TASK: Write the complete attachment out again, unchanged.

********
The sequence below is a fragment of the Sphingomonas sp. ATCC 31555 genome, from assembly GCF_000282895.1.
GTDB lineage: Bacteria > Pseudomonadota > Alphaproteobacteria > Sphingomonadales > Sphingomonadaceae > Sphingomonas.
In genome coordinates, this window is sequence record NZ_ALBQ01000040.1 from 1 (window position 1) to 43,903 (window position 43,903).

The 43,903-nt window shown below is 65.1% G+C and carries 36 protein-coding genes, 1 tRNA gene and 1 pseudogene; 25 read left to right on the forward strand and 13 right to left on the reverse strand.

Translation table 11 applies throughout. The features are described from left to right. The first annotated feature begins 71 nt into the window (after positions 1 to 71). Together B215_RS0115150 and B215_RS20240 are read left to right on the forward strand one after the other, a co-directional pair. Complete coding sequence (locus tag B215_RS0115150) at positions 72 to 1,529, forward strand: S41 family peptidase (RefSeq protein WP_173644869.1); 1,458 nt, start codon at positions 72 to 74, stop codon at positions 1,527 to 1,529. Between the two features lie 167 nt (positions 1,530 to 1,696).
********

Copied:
The sequence below is a fragment of the Sphingomonas sp. ATCC 31555 genome, from assembly GCF_000282895.1.
GTDB lineage: Bacteria > Pseudomonadota > Alphaproteobacteria > Sphingomonadales > Sphingomonadaceae > Sphingomonas.
In genome coordinates, this window is sequence record NZ_ALBQ01000040.1 from 1 (window position 1) to 43,903 (window position 43,903).

The 43,903-nt window shown below is 65.1% G+C and carries 36 protein-coding genes, 1 tRNA gene and 1 pseudogene; 25 read left to right on the forward strand and 13 right to left on the reverse strand.

Translation table 11 applies throughout. The features are described from left to right. The first annotated feature begins 71 nt into the window (after positions 1 to 71). Together B215_RS0115150 and B215_RS20240 are read left to right on the forward strand one after the other, a co-directional pair. Complete coding sequence (locus tag B215_RS0115150) at positions 72 to 1,529, forward strand: S41 family peptidase (RefSeq protein WP_173644869.1); 1,458 nt, start codon at positions 72 to 74, stop codon at positions 1,527 to 1,529. Between the two features lie 167 nt (positions 1,530 to 1,696).